University in France

Chloe Childs
Major: Advertising
Novancia Business School, Paris, France

One thing that has surprised me the most about studying abroad in France is the differences between the French and the American education system. I knew that there would be a few differences, such as the dates of the semester. In the States, my spring semester at Western goes from mid-January to the end of April. In France, my spring semester at Novanica Business School Paris was scheduled to go from the beginning of February until the end of May. We also have two weeklong breaks at Novancia, one at the end of February and one at the end of April.

Novancia, France Photo Credit: Chloe Childs, 2016
Novancia, France
Photo Credit: Chloe Childs, 2016

Once I started classes, I found out that courses run only nine weeks. There are eight weeks of class and then the final class is the final exam. Some classes started at the beginning of February and others didn’t begin until the beginning of March. I was fortunate that all five of my classes began in February, so I finished by the first week of May.

Each class is three hours long with about a half hour break. The classes are much longer than at home, but the break definitely helps. A class at Novancia is worth four credits in Europe, but is only worth two credits back in the States. Due to this, I had to take three classes with extra projects in order to earn the last credit to make the classes worth three credits. The extra work ranged from a 15-page paper to a 10-minute presentation.

Novancia, France Photo Credit: Chloe Childs, 2016
Novancia, France
Photo Credit: Chloe Childs, 2016

The classes themselves were not too much work. Professors didn’t give too much homework and when they did, it consisted of reading articles and answering a few questions. It was nothing near the workload that I am typically used to. That was nice, however, it meant that most of the grade for the class was based on the exam and a presentation. That setup doesn’t leave much room for error, which was slightly nerve-racking since the French are known for grading fairly hard. The grade system in France ranges from 0-20. Anything below a 10 is failing and a good grade is a 14-16. Any grades above that are considered really good and they are rarely obtained. From what I gathered, a 12-14 is the most commonly awarded grade.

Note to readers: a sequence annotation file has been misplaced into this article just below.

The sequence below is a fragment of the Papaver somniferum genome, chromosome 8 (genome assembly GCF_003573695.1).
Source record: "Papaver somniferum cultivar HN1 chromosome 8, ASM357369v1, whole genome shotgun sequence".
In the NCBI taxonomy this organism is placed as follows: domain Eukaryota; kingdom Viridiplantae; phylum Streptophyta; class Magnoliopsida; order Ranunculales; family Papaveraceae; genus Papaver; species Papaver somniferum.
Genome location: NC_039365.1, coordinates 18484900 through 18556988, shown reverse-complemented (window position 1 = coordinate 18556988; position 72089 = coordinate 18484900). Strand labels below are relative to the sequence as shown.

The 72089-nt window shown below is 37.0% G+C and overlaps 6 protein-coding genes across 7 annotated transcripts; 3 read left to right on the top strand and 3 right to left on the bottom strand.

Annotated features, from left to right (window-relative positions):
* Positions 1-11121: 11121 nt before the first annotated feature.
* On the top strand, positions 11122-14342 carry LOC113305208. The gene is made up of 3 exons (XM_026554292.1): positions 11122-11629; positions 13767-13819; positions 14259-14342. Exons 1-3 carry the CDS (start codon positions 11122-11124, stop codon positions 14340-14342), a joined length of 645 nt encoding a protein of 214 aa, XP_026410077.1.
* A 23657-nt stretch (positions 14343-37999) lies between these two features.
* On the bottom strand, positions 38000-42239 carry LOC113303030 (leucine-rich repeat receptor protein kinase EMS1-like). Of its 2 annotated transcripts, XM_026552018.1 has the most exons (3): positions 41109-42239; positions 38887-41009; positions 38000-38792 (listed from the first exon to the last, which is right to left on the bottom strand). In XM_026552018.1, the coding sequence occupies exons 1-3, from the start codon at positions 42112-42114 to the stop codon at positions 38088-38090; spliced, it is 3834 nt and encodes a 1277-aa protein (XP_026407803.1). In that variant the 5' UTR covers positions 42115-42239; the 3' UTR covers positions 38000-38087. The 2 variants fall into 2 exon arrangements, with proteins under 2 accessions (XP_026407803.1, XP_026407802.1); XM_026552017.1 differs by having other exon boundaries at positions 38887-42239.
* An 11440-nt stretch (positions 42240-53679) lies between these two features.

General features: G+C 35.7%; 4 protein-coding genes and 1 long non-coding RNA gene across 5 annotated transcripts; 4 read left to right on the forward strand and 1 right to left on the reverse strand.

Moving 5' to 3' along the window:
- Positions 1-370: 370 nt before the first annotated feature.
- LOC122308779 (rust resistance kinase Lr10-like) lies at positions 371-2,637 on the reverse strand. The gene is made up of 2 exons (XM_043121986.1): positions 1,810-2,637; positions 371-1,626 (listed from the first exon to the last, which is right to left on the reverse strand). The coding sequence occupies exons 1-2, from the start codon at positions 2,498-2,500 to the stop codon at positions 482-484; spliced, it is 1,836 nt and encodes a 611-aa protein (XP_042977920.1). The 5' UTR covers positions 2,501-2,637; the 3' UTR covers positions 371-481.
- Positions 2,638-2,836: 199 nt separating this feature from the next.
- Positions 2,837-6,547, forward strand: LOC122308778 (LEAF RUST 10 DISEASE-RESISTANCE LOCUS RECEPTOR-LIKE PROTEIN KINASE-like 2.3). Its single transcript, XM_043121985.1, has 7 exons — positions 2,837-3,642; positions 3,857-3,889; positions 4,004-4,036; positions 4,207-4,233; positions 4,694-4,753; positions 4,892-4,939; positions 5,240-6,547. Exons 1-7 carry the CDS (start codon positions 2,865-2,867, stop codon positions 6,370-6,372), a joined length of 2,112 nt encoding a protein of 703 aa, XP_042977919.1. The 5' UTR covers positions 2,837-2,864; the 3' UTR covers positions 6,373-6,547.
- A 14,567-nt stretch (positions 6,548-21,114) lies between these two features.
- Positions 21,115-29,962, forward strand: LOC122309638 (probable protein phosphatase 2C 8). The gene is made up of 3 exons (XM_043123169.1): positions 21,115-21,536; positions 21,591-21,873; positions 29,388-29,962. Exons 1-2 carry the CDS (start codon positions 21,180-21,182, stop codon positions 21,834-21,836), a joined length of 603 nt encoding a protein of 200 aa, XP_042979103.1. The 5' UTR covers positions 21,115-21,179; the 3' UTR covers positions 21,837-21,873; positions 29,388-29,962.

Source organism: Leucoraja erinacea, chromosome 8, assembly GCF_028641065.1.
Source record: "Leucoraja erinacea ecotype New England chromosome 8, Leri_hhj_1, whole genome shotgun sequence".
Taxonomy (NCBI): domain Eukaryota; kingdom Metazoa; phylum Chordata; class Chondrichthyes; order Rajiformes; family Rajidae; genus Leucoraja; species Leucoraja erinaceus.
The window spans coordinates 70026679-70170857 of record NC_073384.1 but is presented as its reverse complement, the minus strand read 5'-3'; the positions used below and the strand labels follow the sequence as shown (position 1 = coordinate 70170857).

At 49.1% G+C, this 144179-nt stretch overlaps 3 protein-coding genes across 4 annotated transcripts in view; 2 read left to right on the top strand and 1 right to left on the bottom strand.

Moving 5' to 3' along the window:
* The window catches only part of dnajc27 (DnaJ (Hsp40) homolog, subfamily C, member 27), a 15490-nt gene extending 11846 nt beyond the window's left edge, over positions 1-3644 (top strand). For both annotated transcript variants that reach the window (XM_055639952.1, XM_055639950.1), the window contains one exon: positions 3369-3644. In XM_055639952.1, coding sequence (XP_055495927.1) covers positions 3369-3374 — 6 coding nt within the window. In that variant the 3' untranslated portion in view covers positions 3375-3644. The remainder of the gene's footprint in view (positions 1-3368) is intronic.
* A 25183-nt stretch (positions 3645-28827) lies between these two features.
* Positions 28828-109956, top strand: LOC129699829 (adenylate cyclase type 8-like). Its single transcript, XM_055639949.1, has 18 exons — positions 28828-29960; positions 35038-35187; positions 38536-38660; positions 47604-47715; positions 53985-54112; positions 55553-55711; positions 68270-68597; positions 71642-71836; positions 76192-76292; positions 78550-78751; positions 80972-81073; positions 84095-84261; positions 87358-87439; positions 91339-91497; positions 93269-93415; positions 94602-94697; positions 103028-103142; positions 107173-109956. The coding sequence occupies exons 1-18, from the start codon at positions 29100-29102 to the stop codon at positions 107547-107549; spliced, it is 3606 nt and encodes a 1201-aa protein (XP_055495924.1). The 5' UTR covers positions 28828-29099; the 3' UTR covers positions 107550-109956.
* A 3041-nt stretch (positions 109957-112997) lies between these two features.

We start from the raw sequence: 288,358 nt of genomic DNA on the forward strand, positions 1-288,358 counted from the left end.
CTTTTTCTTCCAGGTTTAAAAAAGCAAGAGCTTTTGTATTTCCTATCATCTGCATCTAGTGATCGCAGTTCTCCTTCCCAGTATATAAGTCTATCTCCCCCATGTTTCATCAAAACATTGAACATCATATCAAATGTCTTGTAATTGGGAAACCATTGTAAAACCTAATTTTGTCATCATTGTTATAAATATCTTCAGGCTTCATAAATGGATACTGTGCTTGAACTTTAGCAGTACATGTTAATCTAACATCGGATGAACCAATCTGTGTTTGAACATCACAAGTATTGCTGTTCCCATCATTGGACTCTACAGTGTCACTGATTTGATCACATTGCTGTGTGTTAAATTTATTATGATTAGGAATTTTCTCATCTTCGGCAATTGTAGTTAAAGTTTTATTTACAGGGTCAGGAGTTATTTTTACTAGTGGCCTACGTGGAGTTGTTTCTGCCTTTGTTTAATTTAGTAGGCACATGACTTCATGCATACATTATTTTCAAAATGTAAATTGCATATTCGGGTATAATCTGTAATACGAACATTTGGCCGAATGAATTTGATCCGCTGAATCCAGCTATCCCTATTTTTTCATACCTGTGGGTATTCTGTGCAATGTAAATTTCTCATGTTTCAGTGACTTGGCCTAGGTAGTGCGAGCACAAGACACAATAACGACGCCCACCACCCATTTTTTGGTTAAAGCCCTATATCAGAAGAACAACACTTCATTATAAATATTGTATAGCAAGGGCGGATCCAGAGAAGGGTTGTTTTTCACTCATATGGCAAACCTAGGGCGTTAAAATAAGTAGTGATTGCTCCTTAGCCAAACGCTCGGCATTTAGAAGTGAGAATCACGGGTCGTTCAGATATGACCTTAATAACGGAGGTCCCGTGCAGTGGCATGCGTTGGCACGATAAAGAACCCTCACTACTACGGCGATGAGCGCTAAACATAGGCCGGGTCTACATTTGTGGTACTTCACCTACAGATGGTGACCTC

One practice that I found extremely beneficial in France was the high amount of presentations and talking in front of the class. I prepared one to three presentations for each class. However, overall, I found that I learn more from the classes that I take in the States. The longer semester allows more time for learning information and the weekly assignments help me practice the things that I learn in class.

Novancia, France Photo Credit: Chloe Childs, 2016
Novancia, France
Photo Credit: Chloe Childs, 2016
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